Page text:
Other specialist lenses are available such as wide angle and ultra wide angle lenses that allow for a capturing a wide expanse of a scene using short focal lengths. Fish eye lenses are technically with wide angle lens bracket, but are used for effects as they cause severe distortion. Macro lenses magnify small things to an extent that is remarkable. These lenses are used to capture images of small creatures, flowers and other small things that you wouldn’t typically see much details of. Finally, there are tilt-shift lenses that are probably the most unusual of them all. Just as the name suggests, these lenses have an extra ability to be shifted to compensate for distortion while taking images of wide scenes.
Other Technical Lens Differences
Now that you have had the basic understanding for the differences among SLR lenses, there are further technical differences that can be crucial when choosing a lens. Without going too much into these, you can get a gist of them by going through the definition of each. When you are researching on specific lenses and comparing them with others, you'll definitely see these terms coming up such as on popular D-SLR review sites such as www.the-digital-picture.com and www.dpreview.com.
Terms to be aware of:
Vignetting: a reduction of an image's brightness or saturation at the corners.
(Barrel) Distortion: causes images to be spherised or 'inflated'.
(Lens) Flare: Unwanted, excessive light in a photograph due to internal reflections and scattering of light caused by a lens with non-uniform optical characteristics.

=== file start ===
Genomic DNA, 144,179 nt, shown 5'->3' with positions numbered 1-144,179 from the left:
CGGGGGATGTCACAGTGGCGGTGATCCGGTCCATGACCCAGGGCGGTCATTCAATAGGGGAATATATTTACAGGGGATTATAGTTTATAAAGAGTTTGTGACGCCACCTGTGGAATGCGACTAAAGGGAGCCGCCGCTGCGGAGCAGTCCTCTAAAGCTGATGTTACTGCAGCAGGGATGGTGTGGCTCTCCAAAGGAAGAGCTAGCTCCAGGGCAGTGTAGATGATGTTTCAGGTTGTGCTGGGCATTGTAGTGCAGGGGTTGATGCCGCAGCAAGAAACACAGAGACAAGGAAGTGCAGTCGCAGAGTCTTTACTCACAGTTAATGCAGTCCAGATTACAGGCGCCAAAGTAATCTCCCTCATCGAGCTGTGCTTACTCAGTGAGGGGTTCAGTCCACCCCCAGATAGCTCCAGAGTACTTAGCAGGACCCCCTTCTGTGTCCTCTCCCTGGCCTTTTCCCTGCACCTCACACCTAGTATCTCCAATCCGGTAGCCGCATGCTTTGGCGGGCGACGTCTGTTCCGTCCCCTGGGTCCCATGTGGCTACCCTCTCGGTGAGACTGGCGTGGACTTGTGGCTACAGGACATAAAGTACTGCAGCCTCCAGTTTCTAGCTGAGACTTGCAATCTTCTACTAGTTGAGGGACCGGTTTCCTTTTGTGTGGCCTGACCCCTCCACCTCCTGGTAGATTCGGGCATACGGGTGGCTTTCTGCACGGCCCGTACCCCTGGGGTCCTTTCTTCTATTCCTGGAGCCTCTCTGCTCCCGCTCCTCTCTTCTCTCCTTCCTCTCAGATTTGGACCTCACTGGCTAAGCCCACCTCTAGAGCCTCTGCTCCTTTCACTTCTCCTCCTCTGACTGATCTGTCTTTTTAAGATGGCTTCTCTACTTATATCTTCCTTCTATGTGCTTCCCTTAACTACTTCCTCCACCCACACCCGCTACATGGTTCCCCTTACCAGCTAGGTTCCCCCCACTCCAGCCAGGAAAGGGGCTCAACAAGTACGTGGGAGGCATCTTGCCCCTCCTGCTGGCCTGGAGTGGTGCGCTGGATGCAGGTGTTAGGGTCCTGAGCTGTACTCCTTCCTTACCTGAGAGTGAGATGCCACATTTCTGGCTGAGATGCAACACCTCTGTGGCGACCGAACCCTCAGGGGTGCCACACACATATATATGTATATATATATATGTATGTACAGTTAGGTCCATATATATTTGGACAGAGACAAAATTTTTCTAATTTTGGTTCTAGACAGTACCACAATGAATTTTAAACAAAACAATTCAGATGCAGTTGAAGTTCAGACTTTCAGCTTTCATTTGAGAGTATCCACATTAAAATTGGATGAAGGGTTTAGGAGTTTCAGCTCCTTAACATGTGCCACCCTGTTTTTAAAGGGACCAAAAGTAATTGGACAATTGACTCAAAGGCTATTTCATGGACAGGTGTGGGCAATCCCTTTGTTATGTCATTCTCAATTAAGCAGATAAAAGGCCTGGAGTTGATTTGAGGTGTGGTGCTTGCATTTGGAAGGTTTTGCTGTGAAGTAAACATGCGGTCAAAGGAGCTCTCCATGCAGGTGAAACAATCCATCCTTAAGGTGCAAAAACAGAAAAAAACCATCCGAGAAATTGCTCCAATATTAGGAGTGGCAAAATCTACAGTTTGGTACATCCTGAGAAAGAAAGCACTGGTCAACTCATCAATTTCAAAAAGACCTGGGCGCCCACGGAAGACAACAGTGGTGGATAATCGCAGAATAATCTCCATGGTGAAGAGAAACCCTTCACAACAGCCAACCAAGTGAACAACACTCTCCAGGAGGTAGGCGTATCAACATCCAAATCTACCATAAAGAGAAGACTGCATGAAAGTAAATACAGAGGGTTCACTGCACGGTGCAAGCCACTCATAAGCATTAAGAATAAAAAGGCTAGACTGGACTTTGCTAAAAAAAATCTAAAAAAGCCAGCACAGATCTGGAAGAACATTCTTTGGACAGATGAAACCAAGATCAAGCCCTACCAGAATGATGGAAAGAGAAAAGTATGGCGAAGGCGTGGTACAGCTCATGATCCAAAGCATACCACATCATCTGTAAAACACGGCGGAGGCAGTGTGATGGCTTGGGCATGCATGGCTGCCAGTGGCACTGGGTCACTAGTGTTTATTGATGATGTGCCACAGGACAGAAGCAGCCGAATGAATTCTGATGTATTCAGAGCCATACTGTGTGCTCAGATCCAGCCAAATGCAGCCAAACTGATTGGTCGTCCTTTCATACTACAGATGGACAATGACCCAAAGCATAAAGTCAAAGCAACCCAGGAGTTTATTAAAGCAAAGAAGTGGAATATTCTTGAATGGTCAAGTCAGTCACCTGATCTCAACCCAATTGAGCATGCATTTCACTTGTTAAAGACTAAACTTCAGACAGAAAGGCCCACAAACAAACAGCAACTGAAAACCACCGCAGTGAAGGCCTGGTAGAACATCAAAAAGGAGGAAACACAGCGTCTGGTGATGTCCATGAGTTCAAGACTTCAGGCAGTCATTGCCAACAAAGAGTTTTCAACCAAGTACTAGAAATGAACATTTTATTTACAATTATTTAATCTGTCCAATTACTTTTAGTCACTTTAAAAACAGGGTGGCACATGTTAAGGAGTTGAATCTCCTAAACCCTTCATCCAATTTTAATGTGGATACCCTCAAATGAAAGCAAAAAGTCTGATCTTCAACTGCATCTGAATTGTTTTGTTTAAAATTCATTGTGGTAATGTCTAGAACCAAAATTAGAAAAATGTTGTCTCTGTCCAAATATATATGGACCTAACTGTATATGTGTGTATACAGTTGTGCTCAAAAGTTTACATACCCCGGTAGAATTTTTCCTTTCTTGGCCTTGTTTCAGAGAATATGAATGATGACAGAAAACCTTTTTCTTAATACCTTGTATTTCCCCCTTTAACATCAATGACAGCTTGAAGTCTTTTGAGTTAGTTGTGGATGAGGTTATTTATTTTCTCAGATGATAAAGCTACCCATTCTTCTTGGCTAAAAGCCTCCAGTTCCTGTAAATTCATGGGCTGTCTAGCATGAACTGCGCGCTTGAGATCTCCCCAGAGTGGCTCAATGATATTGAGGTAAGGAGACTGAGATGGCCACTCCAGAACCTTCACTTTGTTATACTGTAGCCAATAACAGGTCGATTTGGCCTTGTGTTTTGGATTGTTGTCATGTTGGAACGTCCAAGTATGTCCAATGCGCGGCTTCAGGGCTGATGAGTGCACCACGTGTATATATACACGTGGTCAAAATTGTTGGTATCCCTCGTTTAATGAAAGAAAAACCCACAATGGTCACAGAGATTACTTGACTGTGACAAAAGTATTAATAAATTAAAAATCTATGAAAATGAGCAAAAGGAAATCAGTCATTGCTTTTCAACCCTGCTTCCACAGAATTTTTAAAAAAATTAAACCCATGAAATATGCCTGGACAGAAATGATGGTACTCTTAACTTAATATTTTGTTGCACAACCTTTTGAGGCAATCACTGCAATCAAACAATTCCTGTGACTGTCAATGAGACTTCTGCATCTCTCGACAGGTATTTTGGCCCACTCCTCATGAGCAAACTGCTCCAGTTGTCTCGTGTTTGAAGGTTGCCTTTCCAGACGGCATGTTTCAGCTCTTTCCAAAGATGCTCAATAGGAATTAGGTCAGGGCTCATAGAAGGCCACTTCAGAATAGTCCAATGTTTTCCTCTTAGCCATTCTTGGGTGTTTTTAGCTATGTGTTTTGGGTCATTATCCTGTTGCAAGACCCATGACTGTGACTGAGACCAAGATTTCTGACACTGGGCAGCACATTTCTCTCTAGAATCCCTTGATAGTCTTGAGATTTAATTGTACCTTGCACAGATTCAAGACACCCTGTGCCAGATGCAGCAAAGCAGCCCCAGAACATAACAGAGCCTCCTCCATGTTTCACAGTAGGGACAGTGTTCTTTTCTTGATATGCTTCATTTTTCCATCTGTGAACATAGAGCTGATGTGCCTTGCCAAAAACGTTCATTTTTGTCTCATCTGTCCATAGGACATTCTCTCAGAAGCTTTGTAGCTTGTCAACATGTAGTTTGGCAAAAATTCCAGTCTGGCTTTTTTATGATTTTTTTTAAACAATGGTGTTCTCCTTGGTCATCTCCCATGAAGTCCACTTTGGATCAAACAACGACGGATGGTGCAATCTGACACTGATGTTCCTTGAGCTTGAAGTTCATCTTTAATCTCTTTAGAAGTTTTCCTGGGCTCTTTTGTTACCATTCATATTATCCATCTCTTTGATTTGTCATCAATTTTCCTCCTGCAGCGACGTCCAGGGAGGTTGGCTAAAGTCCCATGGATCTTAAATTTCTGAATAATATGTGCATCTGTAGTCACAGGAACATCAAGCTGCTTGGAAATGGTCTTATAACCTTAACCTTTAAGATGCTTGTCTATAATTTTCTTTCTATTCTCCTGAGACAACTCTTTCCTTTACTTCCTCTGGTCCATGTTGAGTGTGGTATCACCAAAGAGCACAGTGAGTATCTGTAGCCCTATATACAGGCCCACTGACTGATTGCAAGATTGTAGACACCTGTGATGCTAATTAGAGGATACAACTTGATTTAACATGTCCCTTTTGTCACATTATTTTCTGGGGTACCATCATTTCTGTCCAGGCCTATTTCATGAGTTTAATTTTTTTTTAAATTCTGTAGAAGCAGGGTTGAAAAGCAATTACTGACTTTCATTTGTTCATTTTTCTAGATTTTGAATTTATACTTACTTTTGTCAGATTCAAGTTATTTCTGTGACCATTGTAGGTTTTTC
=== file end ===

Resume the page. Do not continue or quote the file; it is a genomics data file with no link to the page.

Specifications and Measurements: deals with various factors including focal length, compatibility (with full-frame or crop-sensor D-SLRs), angle of view (diagonal, horizontal and vertical), aperture, weight, size, focus, close focus, features (including image stabilization, weather seals among others).
Image Quality and ISO performance: this is judged based on comparisons with competitor lenses. ISO (International Organization for Standardization) is originally the measure of how sensitive film is to light. In the case of D-SLRs, the sensor takes the place of film. However, the lens does play a vital role in how an image may turn out.
Before you buy a new lens!
Before you go out and buy a new lens, you’ll definitely need to know the type of photography that you want it for as well as what your budget is. If you’re just into basic photography of family, friends or even a day at the zoo, then standard zooms and primes may suffice. In any event, once you decide upon a lens for your specific D-SLR, you’ll still need to sift through alternate options even those from third-party manufacturers (such as Sigma, Tokina and Robikon) should you choose to venture that path. Lenses can cost way more than your D-SLR, and with such an investment proper research and first-hand testing is recommended. Your creativity is first though, and equipment second of which certainly includes lenses.